On the day of Attorney General William Barr’s testimony in front of the Senate Judiciary Committee this week, there was, as always, a selective leak dropped into the fray. With bated breath, we learned special counsel Robert Mueller had sent the attorney general a sternly worded letter grousing that Barr’s four-page March 24 explanation of the core conclusions of the Mueller report “did not fully capture the context, nature, and substance” of the Mueller’s “work and conclusions.”
The customary histrionics followed. Posturing Democrats on the judicial committee gave long soliloquies on Barr’s treacherous behavior. Sen. Mazie Hirono, D-Hawaii, accused the attorney general of abusing his office and lying to Congress, and many others demanded his resignation. The usual suspects called for impeachment.
Barr had apparently masterminded the most inept cover-up in history, first by accurately laying out the outcome of the special counsel’s investigation. Then, after some light redactions (none instigated by the president), by releasing the report to the public so the entire world could read it.
Now, if a fresh observer to the Russia collusion circus only heard from Democrats, he might not know that the Mueller report had been public for weeks—sifted through and debated extensively. He certainly wouldn’t know that no criminality was uncovered. But most people heard something else. And Barr’s greatest sin had been preempting the collusion spin for the first time.
In his initial letter, the attorney general informed the public, before media was able to manipulate and confuse the core findings, that, despite its best efforts, the special counsel—an open-ended, unimpeded investigation with virtually no oversight—couldn’t find evidence to corroborate the prevailing myth that had been perpetuated for more than two years by Democrats and the political media.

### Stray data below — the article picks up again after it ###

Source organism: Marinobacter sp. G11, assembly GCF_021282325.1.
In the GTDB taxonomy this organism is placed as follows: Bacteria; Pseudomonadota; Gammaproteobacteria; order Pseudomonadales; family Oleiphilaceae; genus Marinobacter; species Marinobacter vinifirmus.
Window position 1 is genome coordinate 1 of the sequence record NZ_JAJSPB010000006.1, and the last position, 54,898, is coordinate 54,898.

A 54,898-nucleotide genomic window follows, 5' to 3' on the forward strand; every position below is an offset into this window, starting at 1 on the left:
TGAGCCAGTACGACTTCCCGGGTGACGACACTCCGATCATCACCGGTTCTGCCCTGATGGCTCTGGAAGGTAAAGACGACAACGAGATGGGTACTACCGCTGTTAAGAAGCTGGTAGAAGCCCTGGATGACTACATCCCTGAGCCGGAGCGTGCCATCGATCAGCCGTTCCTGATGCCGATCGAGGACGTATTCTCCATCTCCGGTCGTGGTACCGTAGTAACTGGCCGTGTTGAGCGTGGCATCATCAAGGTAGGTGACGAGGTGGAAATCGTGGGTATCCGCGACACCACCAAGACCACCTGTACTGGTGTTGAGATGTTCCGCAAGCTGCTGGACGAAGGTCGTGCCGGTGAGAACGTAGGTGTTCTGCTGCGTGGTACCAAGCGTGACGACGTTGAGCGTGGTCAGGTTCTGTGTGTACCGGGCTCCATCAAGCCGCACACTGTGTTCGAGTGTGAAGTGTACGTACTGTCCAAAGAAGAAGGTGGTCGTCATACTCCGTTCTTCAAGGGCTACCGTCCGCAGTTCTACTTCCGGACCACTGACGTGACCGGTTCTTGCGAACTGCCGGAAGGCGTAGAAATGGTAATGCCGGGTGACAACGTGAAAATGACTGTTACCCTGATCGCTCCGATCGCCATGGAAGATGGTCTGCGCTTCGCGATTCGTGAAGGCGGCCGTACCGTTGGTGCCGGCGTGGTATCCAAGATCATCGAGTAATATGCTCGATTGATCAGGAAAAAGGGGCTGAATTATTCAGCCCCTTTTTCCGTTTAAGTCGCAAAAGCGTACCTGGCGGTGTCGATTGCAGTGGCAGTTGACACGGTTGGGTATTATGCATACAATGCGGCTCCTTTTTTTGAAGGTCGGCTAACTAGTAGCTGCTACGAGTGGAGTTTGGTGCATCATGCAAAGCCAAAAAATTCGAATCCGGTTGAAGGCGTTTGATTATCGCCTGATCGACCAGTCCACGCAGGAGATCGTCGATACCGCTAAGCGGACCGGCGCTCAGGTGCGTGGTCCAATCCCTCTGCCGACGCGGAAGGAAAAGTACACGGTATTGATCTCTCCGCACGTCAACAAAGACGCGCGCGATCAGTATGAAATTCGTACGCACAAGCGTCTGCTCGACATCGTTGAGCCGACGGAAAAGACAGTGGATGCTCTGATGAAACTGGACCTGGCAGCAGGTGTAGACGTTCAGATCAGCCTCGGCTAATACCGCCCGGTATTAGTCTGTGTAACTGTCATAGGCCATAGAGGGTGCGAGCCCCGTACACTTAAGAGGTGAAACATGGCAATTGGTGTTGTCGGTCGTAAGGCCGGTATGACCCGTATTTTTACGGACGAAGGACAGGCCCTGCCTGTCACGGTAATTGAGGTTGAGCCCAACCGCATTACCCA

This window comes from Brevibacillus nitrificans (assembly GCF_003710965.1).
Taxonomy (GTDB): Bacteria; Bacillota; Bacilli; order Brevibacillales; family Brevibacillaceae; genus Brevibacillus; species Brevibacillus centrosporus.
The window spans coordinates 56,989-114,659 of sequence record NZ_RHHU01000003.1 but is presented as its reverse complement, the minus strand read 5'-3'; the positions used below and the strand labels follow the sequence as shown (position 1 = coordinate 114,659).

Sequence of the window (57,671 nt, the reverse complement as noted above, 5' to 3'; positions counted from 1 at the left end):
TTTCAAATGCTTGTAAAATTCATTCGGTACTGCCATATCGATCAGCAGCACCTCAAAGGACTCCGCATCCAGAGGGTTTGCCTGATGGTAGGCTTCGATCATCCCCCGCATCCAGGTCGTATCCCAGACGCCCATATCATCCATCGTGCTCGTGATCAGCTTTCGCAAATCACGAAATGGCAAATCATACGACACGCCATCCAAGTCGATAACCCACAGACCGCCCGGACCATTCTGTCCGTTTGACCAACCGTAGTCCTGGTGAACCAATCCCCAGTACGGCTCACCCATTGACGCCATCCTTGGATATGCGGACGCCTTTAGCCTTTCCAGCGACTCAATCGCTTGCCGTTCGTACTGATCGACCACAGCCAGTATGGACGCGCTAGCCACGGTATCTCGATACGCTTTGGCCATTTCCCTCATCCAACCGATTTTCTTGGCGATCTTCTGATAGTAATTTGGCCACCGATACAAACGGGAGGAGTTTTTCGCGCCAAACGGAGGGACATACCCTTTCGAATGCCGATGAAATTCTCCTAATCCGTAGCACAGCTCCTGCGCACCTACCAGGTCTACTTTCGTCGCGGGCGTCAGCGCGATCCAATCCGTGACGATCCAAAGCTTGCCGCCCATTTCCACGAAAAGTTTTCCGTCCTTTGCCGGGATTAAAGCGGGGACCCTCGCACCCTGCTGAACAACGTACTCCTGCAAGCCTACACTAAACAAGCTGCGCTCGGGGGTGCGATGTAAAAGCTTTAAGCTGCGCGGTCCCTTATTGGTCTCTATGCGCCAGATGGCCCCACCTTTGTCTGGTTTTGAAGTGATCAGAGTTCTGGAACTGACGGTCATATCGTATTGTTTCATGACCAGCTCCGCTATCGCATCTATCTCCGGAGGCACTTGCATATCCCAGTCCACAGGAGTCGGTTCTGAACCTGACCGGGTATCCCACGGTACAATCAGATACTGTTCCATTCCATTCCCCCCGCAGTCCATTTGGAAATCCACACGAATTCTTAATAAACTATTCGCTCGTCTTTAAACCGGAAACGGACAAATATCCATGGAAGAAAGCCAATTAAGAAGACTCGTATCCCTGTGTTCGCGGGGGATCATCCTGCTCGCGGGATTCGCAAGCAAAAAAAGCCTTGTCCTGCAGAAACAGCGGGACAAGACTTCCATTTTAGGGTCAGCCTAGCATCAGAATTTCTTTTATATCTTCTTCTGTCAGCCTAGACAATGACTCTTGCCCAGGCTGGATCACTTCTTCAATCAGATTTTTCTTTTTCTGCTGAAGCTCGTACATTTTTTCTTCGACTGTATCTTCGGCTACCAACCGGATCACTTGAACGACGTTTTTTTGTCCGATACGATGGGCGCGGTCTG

By accurately conveying that the investigation had exonerated President Donald Trump and his administration of criminal conspiracy or coordination with the Russians, two years of ostensibly serious reporting was exposed as little more than resistance fan fiction.
Rather than take a moment’s self-reflection about how their actions had caused unprecedented political chaos, undermined trust in the electoral system, and crowded out legitimate coverage of the presidency, the entire collusion industry just moved its frenzied focus onto obstruction.
Well, under oath, the attorney general confirmed that he had spoken to Mueller on the phone and that the special counsel had been “very clear” that the attorney general’s letter laying out the conclusions was not inaccurate. There’s been no evidence to contradict his claim.
The attorney general’s letter had also accurately conveyed that Mueller, who it seems spent a lot of his efforts ferreting out unseemly Trumpian outbursts rather than finding nefarious Russians, punted on charges of obstruction.
Volume II of the Mueller report, on the issue of obstruction, reads like a political document meant to incite Democrats into doing what the investigation did not. And that is Barr’s other sin: Refusing to play Mueller’s game.
According to the law, Mueller’s job ended when he handed in his report to the attorney general. Yet Barr, who was under no legal obligation to release any of the findings, offered Mueller a chance to review his letter before sending it to Congress. Mueller reportedly declined, only offering his own summary after the Barr letter had been released.
Barr accepted the findings of the special counsel and made his legal judgment based on the evidence and arguments as outlined by Mueller. If Democrats disagree with his legal reasoning, they have a constitutional remedy called impeachment.
One thing Mueller didn’t seem at all concerned about was whether the Trump-Russian collusion conspiracy had been initiated or stoked by Russians. Those clamoring for transparency when useful—now acting as if investigating how the entire country was thrown into a panic over nonexistent Russian infiltration of the White House is absurd—are the true conspiracy theorists.
Yet Barr, who dropped some interesting tidbits in yesterday’s hearings, seems willing to investigate the impetus of the Russia “collusion” investigation, the role of the infamous dossier, and the Foreign Intelligence Surveillance Act warrants used by the previous administration for “spying.”
Now that Trump has been cleared of criminal conspiracy, it seems reasonable for the American people to have an understanding of how the Obama administration rationalized spying on its political rivals during a presidential election.
Perhaps it will be vindicated, or perhaps someone will find evidence of abuse of power. Either way, in a healthy media environment, such a story would launch a massive investigatory effort. Today, it seems, the political media would rather engage in a concerted effort with Democrats to preemptively smear Barr.
David Harsanyi is a senior editor at The Federalist.
This article was published on The Daily Signal.